Facts and data are not what convinces CEOs to make systemic change

Let’s not keep going down the same road.
Let’s not keep going down the same road.
Image: REUTERS/Eric Thayer
We may earn a commission from links on this page.

In a 2019 opinion piece published in the New York Times, Salesforce CEO Marc Benioff called for a “new capitalism” and counseled business leaders to look at the facts: “Research shows that companies that embrace a broader mission—and, importantly, integrate that purpose into their corporate culture—outperform their peers, grow faster, and deliver higher profits,” he wrote.

Benioff ’s intentions are good, but there’s a problem with his advice: Facts rarely, if ever, influence the actions or priorities of a leader wired for a different reality. Data may help break through what one of our fellows called the “mud layer of middle management,” but it rarely resets the intentions of key decision makers.

In fact, after decades of experimentation, perhaps we should question whether ubiquitous metrics-based ratings and rankings of companies across industries are actually doing anything useful when it comes to changing behavior below the surface.

The architecture of systemic change is built through direct and meaningful experience, not metrics. Take, for example, the decision of CVS to stop selling cigarettes. It emerged from a fresh look at the fundamental purpose of the enterprise. Did their stores enable health and well-being, or not? Delta Air Lines’ progressive profit-sharing plan was born of deep crisis and the prospect of total failure; in order to emerge from bankruptcy in 2007 able to build a better future, the company needed to enlist everyone involved—and find a way to motivate pilots and everyone else who had to absorb significant pay cuts.

We can look to a meaningful number of customer service enterprises, including Panera Bread, Costco, Market Basket, QuikTrip, the Container Store, Starbucks, and Southwest, who have broken with convention to offer higher pay and benefits and who respect workers as the heart of the business plan. Data and examples reinforced the business model; they were not the impetus.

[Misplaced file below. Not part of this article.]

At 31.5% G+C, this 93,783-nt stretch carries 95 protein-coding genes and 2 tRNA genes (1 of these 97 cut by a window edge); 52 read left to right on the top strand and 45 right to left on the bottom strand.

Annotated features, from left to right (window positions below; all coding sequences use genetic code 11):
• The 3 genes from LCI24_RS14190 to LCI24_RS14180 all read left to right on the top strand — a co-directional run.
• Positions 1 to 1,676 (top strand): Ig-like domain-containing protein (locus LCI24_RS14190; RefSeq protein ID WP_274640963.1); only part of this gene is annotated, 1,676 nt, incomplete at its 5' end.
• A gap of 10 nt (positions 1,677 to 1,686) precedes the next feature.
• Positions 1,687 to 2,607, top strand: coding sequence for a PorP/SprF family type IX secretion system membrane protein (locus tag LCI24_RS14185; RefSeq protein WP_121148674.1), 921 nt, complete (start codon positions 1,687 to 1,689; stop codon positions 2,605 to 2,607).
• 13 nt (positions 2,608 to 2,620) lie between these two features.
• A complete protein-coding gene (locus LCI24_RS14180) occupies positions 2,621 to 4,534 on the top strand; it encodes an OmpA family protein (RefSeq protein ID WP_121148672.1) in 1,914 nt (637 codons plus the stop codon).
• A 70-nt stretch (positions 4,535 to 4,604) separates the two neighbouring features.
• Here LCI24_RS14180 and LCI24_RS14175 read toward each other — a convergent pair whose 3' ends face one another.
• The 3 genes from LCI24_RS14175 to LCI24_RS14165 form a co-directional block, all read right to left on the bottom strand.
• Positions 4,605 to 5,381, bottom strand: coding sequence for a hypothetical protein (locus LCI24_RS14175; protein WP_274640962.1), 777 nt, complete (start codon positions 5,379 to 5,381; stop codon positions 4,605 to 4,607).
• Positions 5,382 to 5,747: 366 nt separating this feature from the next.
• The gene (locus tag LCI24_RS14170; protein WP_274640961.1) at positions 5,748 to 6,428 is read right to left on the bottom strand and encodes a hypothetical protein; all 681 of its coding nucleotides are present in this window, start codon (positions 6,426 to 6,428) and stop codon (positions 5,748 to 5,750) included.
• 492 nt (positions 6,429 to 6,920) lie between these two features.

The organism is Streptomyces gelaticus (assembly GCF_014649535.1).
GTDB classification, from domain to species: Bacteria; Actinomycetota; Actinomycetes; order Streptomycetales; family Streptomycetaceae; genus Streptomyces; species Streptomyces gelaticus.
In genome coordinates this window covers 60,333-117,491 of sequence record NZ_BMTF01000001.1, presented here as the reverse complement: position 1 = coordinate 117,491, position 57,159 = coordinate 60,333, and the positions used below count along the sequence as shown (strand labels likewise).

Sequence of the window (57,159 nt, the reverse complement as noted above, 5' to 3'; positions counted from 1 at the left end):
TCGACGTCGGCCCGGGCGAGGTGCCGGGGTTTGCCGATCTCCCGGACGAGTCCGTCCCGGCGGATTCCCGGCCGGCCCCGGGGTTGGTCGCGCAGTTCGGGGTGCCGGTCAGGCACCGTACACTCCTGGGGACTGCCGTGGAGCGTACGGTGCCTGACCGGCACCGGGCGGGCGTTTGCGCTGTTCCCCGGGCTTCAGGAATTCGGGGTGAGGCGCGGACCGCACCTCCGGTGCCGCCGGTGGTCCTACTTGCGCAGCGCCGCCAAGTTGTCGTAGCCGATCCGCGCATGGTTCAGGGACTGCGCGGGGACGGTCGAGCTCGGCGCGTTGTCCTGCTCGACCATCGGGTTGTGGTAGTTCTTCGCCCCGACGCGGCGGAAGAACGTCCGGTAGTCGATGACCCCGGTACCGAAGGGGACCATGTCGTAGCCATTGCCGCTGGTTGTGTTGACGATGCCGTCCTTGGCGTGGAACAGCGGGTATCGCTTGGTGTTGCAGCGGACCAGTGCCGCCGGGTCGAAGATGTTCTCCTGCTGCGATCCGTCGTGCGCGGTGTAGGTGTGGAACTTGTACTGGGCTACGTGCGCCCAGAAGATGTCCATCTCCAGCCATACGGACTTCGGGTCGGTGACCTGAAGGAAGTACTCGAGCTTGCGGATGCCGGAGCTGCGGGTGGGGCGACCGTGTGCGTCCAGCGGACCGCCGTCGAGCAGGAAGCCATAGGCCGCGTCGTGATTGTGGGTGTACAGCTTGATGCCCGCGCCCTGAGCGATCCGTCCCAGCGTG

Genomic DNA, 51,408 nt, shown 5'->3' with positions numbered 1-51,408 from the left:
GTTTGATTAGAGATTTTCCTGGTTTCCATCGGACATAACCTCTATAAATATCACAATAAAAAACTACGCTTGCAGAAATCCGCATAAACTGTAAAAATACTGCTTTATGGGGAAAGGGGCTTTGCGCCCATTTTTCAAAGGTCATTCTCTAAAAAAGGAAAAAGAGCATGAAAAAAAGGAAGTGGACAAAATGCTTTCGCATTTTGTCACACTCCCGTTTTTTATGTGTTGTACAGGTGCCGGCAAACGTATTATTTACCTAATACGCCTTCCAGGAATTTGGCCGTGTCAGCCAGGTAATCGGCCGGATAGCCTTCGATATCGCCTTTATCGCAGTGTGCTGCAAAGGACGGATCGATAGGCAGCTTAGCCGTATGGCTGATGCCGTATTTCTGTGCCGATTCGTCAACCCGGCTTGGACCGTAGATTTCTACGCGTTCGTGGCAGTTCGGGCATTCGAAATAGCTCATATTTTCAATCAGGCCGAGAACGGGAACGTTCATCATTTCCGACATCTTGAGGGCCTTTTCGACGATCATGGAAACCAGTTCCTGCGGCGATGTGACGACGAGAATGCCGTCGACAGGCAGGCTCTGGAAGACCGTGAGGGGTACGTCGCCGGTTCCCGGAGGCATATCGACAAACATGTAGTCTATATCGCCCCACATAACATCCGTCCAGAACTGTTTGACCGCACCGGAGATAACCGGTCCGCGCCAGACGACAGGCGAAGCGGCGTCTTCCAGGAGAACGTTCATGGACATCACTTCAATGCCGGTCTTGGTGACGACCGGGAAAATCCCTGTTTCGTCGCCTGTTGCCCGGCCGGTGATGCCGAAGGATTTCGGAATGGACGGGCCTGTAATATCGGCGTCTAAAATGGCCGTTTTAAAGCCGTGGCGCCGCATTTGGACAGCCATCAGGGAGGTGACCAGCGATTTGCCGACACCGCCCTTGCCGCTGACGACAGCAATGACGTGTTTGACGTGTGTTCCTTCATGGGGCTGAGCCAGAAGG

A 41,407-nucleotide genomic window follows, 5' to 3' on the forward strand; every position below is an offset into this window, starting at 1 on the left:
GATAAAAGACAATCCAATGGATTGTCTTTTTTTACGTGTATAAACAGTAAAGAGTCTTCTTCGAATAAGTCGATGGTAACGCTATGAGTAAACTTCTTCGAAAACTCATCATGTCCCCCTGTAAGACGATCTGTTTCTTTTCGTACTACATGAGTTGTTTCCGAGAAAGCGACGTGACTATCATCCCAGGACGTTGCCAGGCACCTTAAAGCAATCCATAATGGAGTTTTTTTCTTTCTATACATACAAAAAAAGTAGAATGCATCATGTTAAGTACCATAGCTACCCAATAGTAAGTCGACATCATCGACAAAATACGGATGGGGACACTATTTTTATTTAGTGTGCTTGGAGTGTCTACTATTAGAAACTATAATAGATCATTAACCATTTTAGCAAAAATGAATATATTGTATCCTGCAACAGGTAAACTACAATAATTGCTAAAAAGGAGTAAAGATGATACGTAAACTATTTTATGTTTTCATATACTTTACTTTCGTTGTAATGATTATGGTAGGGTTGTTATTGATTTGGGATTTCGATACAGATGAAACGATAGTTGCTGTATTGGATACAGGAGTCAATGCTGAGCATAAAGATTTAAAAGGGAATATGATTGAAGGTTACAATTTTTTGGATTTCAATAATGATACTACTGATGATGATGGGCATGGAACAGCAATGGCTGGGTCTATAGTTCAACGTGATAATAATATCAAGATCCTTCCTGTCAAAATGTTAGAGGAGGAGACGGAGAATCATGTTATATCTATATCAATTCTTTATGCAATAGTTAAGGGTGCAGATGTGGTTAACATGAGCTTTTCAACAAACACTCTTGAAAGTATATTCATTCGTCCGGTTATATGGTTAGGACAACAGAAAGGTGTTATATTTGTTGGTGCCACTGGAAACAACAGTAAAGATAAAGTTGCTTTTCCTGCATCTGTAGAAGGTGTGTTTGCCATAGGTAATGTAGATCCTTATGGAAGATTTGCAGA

Chip and Dan Heath, in their best-selling book Switch: How to Change Things When Change Is Hard, describe this phenomenon as the difference between the actions of the elephant and its rider. The rider is operating from reason; he has the knowledge and the plan. The elephant is all instinct and emotion. It might be hungry, tired, or fearful. It stops along the way or may suddenly change direction or refuse to stop. Moving along the path of change requires both the rider’s plan and the momentum of the elephant. Getting started on the path, however, is more about the instincts of the elephant brain than the reasoning of the rider brain.

The wake-up call to the CEO comes with a swift kick in the rear from an aggressive campaign, or an encounter with an employee in the cafeteria or parking lot, or a provocative question at the all-hands or from his kid at the kitchen table. These personal experiences take executives to the heart of the matter; they enable change in how he or she perceives and calculates value—they have the power to change what one believes.

Excerpted and adapted from “The Six New Rules of Business: Creating Real Value in a Changing World” by Judy Samuelson. Copyright 2020. Reprinted with permission of Berrett-Koehler Publishers.

Judy Samuelson is executive director and founder of the Aspen Institute’s Business and Society Program, and author of “The Six New Rules of Business: Creating Real Value in a Changing World.”